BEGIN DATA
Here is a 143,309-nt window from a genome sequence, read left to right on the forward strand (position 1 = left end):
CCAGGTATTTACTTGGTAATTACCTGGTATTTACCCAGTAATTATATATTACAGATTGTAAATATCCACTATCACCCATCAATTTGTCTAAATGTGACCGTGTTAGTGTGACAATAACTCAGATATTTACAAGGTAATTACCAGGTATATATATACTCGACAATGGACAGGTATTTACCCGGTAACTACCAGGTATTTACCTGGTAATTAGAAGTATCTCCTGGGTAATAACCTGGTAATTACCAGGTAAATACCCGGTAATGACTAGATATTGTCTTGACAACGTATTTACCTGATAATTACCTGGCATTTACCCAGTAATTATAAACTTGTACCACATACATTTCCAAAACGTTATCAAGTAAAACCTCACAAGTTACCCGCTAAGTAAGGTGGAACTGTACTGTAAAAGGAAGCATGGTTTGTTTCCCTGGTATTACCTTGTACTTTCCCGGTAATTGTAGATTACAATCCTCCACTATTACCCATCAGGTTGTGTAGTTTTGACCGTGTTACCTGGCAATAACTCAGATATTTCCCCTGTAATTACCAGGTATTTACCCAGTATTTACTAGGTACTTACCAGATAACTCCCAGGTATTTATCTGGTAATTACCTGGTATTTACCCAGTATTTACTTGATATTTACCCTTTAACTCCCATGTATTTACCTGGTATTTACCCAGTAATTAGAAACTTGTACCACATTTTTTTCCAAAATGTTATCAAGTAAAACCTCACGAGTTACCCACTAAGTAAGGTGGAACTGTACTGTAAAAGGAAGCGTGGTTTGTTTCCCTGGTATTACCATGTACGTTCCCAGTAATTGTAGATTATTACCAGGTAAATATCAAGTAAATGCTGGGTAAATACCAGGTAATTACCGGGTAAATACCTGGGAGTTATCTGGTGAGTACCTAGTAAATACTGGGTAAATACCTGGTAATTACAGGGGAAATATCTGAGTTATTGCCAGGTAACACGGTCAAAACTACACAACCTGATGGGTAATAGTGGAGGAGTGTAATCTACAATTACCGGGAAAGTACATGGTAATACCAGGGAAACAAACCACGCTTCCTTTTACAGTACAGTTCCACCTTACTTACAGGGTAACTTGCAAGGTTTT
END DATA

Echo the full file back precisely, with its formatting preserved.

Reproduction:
Here is a 143,309-nt window from a genome sequence, read left to right on the forward strand (position 1 = left end):
CCAGGTATTTACTTGGTAATTACCTGGTATTTACCCAGTAATTATATATTACAGATTGTAAATATCCACTATCACCCATCAATTTGTCTAAATGTGACCGTGTTAGTGTGACAATAACTCAGATATTTACAAGGTAATTACCAGGTATATATATACTCGACAATGGACAGGTATTTACCCGGTAACTACCAGGTATTTACCTGGTAATTAGAAGTATCTCCTGGGTAATAACCTGGTAATTACCAGGTAAATACCCGGTAATGACTAGATATTGTCTTGACAACGTATTTACCTGATAATTACCTGGCATTTACCCAGTAATTATAAACTTGTACCACATACATTTCCAAAACGTTATCAAGTAAAACCTCACAAGTTACCCGCTAAGTAAGGTGGAACTGTACTGTAAAAGGAAGCATGGTTTGTTTCCCTGGTATTACCTTGTACTTTCCCGGTAATTGTAGATTACAATCCTCCACTATTACCCATCAGGTTGTGTAGTTTTGACCGTGTTACCTGGCAATAACTCAGATATTTCCCCTGTAATTACCAGGTATTTACCCAGTATTTACTAGGTACTTACCAGATAACTCCCAGGTATTTATCTGGTAATTACCTGGTATTTACCCAGTATTTACTTGATATTTACCCTTTAACTCCCATGTATTTACCTGGTATTTACCCAGTAATTAGAAACTTGTACCACATTTTTTTCCAAAATGTTATCAAGTAAAACCTCACGAGTTACCCACTAAGTAAGGTGGAACTGTACTGTAAAAGGAAGCGTGGTTTGTTTCCCTGGTATTACCATGTACGTTCCCAGTAATTGTAGATTATTACCAGGTAAATATCAAGTAAATGCTGGGTAAATACCAGGTAATTACCGGGTAAATACCTGGGAGTTATCTGGTGAGTACCTAGTAAATACTGGGTAAATACCTGGTAATTACAGGGGAAATATCTGAGTTATTGCCAGGTAACACGGTCAAAACTACACAACCTGATGGGTAATAGTGGAGGAGTGTAATCTACAATTACCGGGAAAGTACATGGTAATACCAGGGAAACAAACCACGCTTCCTTTTACAGTACAGTTCCACCTTACTTACAGGGTAACTTGCAAGGTTTT